He was from Admabia Umakashi in Nsukka local government of Enugu State. He was the sixth child in a family of ten.
After his youth service in 2009 and due to the dearth of jobs in a country so rich but being ruined by incompetent leaders who mismanage the resources of the people,he returned to his alma mater for his postgraduate studies. While there he kept applying and sending CVs to several institutions but did not get favoured until he died due to the unfortunate situation in the country where jobs are no longer gotten on merit. He was a peacemaker. I remember vividly a little dispute between me and a student from the north that he helped us resolve amicably.That was the sort of person he was. He had a charismatic personality that made people listen to him.
The ladies loved him and of course he was simply a likeable fellow. He had a small private bike that he used. He called it his HUMMER. The hummer was used in lifting any of his course mates who happened to be going through his route at the end of the day in school. And trust the
ladies, some of them made maximum use of this generosity. Ladies always like FREEBIES. They only had to ask him and he would whisk them to their destination.
On the 3rd week of July this year, I went to Nsukka for an assignment and we met unexpectedly at the entrance to the department. It was a good reunion. The usual jokes and banters were
exchanged. We chatted about our immediate concerns, which were the delay in the processing of our results, the unemployment situation in the country and his efforts to offset his remaining fees. In the process, we went into the office of a senior lecturer that I wanted to see. There he also enlivened the atmosphere and had us laughing while he went to deliver a purchase he made for another senior lecturer who sent him on an errand. I concluded what I came for and left the school two days later.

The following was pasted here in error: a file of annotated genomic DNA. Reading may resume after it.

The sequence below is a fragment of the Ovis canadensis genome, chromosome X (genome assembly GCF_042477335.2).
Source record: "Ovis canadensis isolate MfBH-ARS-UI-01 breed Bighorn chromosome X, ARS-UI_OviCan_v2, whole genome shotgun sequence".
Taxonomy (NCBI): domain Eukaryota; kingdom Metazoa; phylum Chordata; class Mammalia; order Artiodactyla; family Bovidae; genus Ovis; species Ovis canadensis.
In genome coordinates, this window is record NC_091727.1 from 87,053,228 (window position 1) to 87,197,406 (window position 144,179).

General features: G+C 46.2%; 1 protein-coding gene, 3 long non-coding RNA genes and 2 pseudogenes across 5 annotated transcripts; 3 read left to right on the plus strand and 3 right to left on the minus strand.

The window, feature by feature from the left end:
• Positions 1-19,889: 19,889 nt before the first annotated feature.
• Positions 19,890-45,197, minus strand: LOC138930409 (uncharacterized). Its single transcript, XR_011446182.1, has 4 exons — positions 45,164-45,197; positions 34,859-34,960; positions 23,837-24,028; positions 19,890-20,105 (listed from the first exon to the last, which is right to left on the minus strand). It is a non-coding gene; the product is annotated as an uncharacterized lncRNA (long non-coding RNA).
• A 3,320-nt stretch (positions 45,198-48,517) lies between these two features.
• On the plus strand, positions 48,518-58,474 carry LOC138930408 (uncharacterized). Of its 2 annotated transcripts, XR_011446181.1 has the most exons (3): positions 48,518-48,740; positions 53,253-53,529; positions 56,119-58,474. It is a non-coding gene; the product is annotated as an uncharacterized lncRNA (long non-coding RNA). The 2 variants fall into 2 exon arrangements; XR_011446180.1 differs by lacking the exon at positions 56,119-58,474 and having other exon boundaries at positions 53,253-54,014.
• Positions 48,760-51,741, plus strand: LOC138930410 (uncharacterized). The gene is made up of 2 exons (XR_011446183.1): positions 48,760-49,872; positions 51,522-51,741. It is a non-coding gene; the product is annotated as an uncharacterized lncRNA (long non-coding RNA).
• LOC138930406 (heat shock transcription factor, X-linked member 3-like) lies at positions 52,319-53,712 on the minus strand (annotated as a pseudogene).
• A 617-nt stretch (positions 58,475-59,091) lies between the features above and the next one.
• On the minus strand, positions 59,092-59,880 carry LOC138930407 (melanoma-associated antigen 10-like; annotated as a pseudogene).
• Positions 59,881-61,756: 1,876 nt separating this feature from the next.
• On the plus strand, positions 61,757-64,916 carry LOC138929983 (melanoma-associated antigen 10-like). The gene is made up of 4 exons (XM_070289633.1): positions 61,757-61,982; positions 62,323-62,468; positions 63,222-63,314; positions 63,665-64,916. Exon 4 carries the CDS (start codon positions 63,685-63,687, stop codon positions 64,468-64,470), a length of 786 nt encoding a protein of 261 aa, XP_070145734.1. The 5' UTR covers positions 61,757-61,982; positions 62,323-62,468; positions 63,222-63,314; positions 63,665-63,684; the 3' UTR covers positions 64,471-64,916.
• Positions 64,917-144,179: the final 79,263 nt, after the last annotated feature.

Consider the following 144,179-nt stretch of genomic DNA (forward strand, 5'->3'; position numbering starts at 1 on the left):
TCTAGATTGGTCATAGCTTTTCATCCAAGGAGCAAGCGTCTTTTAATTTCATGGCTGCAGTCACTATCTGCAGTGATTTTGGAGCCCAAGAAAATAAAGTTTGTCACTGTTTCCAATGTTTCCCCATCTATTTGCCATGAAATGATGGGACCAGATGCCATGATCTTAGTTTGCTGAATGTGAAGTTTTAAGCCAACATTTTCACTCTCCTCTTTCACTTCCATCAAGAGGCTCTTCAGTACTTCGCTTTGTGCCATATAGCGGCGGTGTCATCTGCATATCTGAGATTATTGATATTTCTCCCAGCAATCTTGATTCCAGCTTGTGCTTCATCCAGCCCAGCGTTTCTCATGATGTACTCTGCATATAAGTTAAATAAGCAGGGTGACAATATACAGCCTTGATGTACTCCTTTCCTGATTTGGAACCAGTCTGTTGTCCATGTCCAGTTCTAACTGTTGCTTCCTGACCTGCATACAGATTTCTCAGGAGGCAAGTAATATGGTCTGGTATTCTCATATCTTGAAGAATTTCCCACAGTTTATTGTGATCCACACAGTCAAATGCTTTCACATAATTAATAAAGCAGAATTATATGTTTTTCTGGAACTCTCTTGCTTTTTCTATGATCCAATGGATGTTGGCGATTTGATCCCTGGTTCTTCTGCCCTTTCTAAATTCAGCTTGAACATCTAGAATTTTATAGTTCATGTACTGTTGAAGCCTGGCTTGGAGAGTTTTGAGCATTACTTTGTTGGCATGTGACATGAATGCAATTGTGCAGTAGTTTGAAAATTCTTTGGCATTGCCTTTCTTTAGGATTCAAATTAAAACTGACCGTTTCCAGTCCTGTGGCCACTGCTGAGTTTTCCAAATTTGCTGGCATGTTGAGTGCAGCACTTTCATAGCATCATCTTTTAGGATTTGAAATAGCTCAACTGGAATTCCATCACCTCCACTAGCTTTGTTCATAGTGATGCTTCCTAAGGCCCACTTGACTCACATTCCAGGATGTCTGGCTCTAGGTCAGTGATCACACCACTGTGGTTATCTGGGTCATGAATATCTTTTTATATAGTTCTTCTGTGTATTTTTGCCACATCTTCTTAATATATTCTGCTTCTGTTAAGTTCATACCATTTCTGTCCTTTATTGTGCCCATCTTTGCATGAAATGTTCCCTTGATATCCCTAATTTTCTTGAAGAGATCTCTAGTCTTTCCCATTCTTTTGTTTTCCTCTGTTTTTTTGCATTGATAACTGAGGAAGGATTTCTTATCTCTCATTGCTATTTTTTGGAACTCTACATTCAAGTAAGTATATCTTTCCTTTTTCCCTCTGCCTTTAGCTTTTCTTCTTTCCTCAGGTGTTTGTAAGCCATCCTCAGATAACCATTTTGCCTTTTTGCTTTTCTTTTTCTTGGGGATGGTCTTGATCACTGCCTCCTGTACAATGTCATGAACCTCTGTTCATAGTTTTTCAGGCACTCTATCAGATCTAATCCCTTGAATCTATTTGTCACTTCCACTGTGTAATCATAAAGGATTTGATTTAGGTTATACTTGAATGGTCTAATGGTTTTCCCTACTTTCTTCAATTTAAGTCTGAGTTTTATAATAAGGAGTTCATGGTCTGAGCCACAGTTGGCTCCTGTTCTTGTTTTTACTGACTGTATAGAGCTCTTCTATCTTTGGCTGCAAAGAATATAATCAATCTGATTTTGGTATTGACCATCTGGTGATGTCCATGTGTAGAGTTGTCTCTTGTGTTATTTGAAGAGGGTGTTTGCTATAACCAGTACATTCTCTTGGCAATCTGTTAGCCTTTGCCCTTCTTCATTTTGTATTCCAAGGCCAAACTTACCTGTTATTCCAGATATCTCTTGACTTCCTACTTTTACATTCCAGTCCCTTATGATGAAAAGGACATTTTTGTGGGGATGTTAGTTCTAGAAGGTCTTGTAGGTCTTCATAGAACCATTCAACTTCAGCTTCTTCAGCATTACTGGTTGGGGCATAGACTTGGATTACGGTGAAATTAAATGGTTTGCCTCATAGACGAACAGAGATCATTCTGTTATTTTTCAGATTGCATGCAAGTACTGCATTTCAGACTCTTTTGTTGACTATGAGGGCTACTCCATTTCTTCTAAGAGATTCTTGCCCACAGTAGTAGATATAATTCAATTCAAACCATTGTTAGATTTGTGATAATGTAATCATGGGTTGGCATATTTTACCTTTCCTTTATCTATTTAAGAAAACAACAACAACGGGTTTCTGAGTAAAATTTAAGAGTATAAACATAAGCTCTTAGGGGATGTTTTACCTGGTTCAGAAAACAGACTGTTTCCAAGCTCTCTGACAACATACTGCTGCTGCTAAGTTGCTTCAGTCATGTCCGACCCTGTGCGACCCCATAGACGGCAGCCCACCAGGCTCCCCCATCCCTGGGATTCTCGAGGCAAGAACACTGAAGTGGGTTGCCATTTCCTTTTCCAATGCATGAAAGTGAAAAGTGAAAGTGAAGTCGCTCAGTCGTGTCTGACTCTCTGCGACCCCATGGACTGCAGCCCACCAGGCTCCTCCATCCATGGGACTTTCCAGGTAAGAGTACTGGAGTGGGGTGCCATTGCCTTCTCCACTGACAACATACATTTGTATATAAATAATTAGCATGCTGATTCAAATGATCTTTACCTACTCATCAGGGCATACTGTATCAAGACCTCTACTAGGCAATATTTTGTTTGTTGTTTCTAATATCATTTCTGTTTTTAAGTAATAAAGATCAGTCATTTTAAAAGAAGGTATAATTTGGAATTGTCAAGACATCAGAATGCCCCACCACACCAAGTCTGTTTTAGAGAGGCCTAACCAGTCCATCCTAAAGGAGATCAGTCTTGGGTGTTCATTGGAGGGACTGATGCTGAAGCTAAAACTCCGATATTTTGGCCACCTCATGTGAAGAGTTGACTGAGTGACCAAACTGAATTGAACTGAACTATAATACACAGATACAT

I was in a sober mood some days later (on the evening of the 30th), when my phone rang and it was Endwell on the line. We had not spoken for quite a while and I was expecting her to upbraid me for the shortfall in communication. Without further ado, she asked .Have you heard? I asked, heard what? I was actually expecting it to do with some information from the department. But alas, it was something that would spoil my evening. She threw the bombshell. Dj is dead. I was shocked! I could only lament repeatedly, is it the same Dj I was with few days ago?